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Home BUSINESSIMF warns of growing risks to global financial system
Thu, 14 May, 2015 02:24:45 AM
FTimes-Xinhua Report, May 14


Financial stability risks have risen amid a moderate and uneven global economic recovery, and are harder to assess and address after they have rotated to parts of the financial system, the International Monetary Fund (IMF) warned Wednesday.

     "Divergent growth and monetary policies have increased tensions in global financial markets and caused rapid and volatile moves in exchange rates and interest rates over the past six months," Jose Vinals, director of the IMF's monetary and capital markets department, said at a press conference on the newly-released Global Financial Stability Report.

     "Risks are also rotating -- away from banks to shadow banks, from solvency to market liquidity risks, and from advanced economies to emerging markets," Vinals said, adding that five key challenges must be tackled properly to safeguard global financial stability.

     The first challenge is to enhance the traction of monetary policies in advanced economies, while managing the undesirable side effects of low interest rates. "Central bank actions must be complemented with other policies; otherwise monetary policies cannot be fully effective in achieving their aims," said Vinals. " What is needed is 'QE plus other policies'."

     The European Central Bank and the Bank of Japan have launched bold quantitative easing programs to counter disinflation pressures and stimulate economic growth, but these measures are less likely to succeed and could pose challenges to financial markets unless they are backed by structural reforms and efforts to address nonperforming loans, the IMF said in the report.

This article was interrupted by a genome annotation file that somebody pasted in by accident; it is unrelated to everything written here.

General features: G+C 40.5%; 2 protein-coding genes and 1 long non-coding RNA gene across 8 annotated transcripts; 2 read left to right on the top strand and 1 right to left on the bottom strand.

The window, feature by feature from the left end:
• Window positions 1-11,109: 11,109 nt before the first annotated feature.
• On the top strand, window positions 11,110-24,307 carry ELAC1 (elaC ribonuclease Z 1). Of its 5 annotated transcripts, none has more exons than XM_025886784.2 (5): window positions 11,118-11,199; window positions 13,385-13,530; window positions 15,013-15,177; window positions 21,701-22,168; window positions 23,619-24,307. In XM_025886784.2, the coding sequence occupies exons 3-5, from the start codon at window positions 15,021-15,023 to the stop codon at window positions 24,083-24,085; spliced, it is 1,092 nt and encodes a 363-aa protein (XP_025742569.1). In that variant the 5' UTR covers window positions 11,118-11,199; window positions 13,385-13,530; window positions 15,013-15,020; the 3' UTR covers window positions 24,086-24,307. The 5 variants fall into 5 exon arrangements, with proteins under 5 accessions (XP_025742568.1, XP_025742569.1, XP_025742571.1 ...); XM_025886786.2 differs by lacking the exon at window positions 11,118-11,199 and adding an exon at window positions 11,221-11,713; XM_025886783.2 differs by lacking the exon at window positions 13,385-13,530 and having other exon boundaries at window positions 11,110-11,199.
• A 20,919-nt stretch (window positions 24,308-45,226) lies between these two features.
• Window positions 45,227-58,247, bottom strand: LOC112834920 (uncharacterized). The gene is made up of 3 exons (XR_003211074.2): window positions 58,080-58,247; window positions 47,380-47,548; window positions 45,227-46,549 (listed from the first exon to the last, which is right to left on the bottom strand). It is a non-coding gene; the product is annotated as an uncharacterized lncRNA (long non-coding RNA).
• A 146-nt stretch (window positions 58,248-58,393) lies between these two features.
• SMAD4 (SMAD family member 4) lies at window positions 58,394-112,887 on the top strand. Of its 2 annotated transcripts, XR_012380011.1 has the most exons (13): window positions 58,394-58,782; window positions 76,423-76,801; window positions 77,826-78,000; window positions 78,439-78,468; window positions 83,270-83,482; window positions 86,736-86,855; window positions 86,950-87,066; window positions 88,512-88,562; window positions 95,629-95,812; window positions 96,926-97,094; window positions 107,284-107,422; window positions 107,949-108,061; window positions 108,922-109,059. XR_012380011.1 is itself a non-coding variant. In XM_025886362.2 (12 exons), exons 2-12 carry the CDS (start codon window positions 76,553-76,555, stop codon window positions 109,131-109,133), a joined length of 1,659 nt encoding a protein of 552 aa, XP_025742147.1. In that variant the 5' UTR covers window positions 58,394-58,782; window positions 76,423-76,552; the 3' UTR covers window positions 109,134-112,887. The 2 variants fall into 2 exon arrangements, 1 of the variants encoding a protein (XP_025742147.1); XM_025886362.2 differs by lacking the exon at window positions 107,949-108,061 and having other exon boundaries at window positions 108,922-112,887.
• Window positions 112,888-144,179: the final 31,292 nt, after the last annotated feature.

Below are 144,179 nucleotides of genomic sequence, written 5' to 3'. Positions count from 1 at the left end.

The IMF warned the Federal Reserve, the U.S. central bank, of its first interest rate hike's impact, predicting the rate rise since the financial crisis could trigger financial market turmoil and push up bond yields sharply.

     "A sudden rise of 100 basis points in the 10-year Treasury yield is quite conceivable" as the Fed's rate hikes appear more imminent, the IMF said. "Shift of this magnitude can generate negative shocks globally, especially in emerging market economies. "

     The Fed has kept its benchmark short-term interest rate near zero since December 2008.  Many economists expect the U.S. central bank to start raising interest rates in September as long as the American economy and labor market continues to improve.

     Other challenges include preserving stability in emerging markets, coping with geopolitical risks, managing the illusion of market liquidity, and limiting the financial excesses resulting from extraordinary loose monetary policies.

     "Additional policy measures -- beyond monetary policies -- are vital to make a durable exit from the global financial crisis and to safeguard financial stability," Vinals said. "The traction of monetary policies must be increased with complementary reforms and

financial excesses need to be contained."

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